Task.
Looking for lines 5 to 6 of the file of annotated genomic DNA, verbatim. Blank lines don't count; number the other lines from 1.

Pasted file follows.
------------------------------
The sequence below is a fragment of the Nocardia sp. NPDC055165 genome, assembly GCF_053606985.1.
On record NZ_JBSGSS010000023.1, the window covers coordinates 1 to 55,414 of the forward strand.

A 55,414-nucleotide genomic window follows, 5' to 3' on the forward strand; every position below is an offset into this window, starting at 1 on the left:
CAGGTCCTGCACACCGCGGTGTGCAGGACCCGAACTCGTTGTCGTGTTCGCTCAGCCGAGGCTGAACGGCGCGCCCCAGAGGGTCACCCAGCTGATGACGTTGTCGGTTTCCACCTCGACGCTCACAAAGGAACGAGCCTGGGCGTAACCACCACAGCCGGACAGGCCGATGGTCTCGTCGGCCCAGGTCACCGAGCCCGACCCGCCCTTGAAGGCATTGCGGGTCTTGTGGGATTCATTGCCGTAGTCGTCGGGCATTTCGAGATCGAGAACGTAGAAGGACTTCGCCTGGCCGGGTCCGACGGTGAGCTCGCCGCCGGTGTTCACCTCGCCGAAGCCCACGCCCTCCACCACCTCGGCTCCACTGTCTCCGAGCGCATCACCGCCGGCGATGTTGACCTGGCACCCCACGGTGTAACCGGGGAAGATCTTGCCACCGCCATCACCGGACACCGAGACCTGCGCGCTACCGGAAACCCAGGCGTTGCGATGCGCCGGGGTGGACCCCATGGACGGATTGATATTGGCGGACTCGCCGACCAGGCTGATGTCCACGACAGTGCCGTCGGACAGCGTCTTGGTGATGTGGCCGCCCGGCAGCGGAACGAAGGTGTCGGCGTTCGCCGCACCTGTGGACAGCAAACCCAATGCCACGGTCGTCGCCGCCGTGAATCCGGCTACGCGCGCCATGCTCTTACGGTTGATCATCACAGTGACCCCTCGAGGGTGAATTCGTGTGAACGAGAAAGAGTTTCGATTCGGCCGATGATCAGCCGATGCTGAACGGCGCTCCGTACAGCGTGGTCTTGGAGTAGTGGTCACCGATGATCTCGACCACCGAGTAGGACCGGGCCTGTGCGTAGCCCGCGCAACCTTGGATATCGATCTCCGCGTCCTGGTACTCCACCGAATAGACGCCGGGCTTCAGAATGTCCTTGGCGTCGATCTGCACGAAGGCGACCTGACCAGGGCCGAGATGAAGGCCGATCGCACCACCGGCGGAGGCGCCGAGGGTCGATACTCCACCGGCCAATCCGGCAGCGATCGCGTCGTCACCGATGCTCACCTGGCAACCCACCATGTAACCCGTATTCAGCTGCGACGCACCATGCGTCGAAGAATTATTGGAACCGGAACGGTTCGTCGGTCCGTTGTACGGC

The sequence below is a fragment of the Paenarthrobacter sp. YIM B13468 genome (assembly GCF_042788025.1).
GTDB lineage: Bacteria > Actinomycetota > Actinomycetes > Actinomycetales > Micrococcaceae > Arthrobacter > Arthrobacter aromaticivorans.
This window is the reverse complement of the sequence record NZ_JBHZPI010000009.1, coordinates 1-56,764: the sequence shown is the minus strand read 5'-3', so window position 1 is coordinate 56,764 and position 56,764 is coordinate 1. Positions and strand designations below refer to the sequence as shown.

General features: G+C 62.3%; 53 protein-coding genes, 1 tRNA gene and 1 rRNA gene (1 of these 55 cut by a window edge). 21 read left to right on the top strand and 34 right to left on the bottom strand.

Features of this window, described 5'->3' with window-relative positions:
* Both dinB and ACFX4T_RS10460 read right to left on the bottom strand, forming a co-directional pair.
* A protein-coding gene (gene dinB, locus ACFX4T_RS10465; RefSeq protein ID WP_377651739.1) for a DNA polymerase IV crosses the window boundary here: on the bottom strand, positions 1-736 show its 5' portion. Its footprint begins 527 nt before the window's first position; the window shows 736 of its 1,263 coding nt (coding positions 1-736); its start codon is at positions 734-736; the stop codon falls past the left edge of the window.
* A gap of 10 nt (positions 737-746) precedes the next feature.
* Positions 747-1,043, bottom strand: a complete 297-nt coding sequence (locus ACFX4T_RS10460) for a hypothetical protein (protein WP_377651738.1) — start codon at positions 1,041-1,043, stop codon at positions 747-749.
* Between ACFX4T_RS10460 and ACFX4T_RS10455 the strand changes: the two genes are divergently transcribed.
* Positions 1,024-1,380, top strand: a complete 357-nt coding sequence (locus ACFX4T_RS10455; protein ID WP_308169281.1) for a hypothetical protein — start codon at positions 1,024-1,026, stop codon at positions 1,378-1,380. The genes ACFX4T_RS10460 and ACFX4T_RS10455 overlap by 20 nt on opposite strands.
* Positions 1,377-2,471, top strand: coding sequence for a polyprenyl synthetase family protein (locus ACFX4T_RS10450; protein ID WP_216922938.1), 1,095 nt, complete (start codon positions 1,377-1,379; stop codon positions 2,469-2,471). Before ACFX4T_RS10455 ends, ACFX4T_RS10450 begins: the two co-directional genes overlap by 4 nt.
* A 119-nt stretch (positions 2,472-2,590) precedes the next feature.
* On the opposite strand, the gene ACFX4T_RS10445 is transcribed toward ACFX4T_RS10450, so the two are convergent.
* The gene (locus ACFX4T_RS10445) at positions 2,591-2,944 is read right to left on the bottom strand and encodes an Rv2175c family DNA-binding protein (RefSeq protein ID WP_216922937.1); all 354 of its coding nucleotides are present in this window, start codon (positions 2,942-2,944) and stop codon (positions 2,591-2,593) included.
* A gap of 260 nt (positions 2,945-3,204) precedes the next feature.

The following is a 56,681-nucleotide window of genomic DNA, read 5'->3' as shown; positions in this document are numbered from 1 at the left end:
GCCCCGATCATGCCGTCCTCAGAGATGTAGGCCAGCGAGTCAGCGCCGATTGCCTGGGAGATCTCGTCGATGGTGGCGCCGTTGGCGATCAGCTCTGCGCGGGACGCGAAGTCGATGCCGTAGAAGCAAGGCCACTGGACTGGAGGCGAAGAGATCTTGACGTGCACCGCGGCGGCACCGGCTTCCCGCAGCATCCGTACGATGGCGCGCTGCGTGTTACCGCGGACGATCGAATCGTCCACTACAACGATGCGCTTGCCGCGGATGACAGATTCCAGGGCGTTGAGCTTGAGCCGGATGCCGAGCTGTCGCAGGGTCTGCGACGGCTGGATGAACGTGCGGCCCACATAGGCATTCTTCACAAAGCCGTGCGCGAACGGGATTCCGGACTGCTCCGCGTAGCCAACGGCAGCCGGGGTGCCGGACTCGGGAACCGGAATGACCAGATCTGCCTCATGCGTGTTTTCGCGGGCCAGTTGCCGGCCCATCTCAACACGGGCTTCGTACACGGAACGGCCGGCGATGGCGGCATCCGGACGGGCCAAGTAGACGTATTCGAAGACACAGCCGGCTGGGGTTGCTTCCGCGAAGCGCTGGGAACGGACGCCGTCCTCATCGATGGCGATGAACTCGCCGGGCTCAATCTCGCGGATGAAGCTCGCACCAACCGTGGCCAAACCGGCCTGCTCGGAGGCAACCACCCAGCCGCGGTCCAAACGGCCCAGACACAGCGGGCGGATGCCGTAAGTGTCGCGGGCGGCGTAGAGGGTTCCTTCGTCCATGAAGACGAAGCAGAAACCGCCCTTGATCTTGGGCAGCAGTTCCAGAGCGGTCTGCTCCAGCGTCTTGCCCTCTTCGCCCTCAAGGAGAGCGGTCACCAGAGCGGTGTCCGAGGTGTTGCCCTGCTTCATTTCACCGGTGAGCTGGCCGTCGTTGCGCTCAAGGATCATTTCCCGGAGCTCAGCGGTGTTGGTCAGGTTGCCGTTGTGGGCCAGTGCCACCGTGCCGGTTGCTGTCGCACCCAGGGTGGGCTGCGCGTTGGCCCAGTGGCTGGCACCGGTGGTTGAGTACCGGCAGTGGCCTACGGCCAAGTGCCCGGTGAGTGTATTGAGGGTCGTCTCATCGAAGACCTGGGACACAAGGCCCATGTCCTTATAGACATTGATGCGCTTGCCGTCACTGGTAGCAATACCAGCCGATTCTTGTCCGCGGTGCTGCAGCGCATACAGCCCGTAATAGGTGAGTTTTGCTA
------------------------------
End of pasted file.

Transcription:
The sequence below is a fragment of the Paenarthrobacter sp. YIM B13468 genome (assembly GCF_042788025.1).
GTDB lineage: Bacteria > Actinomycetota > Actinomycetes > Actinomycetales > Micrococcaceae > Arthrobacter > Arthrobacter aromaticivorans.